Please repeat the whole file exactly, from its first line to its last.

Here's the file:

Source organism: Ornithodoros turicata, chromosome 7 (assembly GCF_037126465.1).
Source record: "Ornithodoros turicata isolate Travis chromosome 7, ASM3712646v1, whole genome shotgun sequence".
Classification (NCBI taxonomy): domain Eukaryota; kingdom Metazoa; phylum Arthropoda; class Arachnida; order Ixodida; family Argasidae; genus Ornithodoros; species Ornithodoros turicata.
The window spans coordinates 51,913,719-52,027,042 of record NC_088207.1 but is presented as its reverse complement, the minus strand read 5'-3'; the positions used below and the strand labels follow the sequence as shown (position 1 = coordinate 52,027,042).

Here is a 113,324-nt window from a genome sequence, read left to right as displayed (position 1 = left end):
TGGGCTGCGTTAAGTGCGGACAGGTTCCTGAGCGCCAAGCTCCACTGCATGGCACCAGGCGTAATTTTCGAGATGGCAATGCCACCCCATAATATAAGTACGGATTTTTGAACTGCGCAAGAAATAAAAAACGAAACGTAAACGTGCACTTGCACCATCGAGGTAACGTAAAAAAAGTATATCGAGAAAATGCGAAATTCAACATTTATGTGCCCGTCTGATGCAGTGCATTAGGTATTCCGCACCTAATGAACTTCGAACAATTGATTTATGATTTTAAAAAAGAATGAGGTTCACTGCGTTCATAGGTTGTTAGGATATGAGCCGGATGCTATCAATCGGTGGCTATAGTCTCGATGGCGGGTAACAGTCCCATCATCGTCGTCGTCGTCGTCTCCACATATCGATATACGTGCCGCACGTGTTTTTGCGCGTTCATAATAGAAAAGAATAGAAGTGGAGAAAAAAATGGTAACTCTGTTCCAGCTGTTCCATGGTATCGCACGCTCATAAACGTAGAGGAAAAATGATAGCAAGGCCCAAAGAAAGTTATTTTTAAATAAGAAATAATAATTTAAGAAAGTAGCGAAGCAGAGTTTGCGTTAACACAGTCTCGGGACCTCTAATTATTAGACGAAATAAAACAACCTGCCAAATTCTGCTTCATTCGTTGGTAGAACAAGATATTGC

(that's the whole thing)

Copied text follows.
Source organism: Ornithodoros turicata, chromosome 7 (assembly GCF_037126465.1).
Source record: "Ornithodoros turicata isolate Travis chromosome 7, ASM3712646v1, whole genome shotgun sequence".
Classification (NCBI taxonomy): domain Eukaryota; kingdom Metazoa; phylum Arthropoda; class Arachnida; order Ixodida; family Argasidae; genus Ornithodoros; species Ornithodoros turicata.
The window spans coordinates 51,913,719-52,027,042 of record NC_088207.1 but is presented as its reverse complement, the minus strand read 5'-3'; the positions used below and the strand labels follow the sequence as shown (position 1 = coordinate 52,027,042).

Here is a 113,324-nt window from a genome sequence, read left to right as displayed (position 1 = left end):
TGGGCTGCGTTAAGTGCGGACAGGTTCCTGAGCGCCAAGCTCCACTGCATGGCACCAGGCGTAATTTTCGAGATGGCAATGCCACCCCATAATATAAGTACGGATTTTTGAACTGCGCAAGAAATAAAAAACGAAACGTAAACGTGCACTTGCACCATCGAGGTAACGTAAAAAAAGTATATCGAGAAAATGCGAAATTCAACATTTATGTGCCCGTCTGATGCAGTGCATTAGGTATTCCGCACCTAATGAACTTCGAACAATTGATTTATGATTTTAAAAAAGAATGAGGTTCACTGCGTTCATAGGTTGTTAGGATATGAGCCGGATGCTATCAATCGGTGGCTATAGTCTCGATGGCGGGTAACAGTCCCATCATCGTCGTCGTCGTCGTCTCCACATATCGATATACGTGCCGCACGTGTTTTTGCGCGTTCATAATAGAAAAGAATAGAAGTGGAGAAAAAAATGGTAACTCTGTTCCAGCTGTTCCATGGTATCGCACGCTCATAAACGTAGAGGAAAAATGATAGCAAGGCCCAAAGAAAGTTATTTTTAAATAAGAAATAATAATTTAAGAAAGTAGCGAAGCAGAGTTTGCGTTAACACAGTCTCGGGACCTCTAATTATTAGACGAAATAAAACAACCTGCCAAATTCTGCTTCATTCGTTGGTAGAACAAGATATTGC